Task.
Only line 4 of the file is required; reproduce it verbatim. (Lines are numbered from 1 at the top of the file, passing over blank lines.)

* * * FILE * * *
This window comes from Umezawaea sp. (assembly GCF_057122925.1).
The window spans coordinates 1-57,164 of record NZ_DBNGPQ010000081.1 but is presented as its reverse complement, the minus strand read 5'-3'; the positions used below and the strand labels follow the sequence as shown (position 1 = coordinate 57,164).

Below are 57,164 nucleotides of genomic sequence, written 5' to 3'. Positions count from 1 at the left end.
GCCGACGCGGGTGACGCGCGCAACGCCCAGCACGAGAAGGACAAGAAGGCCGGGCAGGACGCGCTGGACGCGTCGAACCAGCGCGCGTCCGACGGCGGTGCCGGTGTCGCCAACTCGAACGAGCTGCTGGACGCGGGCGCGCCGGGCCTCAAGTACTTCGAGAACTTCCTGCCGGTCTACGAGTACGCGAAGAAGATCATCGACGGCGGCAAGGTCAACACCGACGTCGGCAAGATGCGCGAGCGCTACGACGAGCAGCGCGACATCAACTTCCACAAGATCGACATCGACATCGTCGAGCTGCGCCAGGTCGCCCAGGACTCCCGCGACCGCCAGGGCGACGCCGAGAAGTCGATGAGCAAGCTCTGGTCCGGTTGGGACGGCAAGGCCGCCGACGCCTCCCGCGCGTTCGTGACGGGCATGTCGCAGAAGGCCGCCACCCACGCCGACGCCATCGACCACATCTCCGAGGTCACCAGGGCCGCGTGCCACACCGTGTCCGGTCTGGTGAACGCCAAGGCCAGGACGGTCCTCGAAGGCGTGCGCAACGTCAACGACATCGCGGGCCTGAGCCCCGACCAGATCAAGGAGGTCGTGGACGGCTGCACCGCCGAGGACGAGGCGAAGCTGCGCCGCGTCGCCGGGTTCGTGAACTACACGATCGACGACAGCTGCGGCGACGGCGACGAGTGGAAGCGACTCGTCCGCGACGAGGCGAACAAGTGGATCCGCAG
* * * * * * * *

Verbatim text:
GCCGACGCGGGTGACGCGCGCAACGCCCAGCACGAGAAGGACAAGAAGGCCGGGCAGGACGCGCTGGACGCGTCGAACCAGCGCGCGTCCGACGGCGGTGCCGGTGTCGCCAACTCGAACGAGCTGCTGGACGCGGGCGCGCCGGGCCTCAAGTACTTCGAGAACTTCCTGCCGGTCTACGAGTACGCGAAGAAGATCATCGACGGCGGCAAGGTCAACACCGACGTCGGCAAGATGCGCGAGCGCTACGACGAGCAGCGCGACATCAACTTCCACAAGATCGACATCGACATCGTCGAGCTGCGCCAGGTCGCCCAGGACTCCCGCGACCGCCAGGGCGACGCCGAGAAGTCGATGAGCAAGCTCTGGTCCGGTTGGGACGGCAAGGCCGCCGACGCCTCCCGCGCGTTCGTGACGGGCATGTCGCAGAAGGCCGCCACCCACGCCGACGCCATCGACCACATCTCCGAGGTCACCAGGGCCGCGTGCCACACCGTGTCCGGTCTGGTGAACGCCAAGGCCAGGACGGTCCTCGAAGGCGTGCGCAACGTCAACGACATCGCGGGCCTGAGCCCCGACCAGATCAAGGAGGTCGTGGACGGCTGCACCGCCGAGGACGAGGCGAAGCTGCGCCGCGTCGCCGGGTTCGTGAACTACACGATCGACGACAGCTGCGGCGACGGCGACGAGTGGAAGCGACTCGTCCGCGACGAGGCGAACAAGTGGATCCGCAG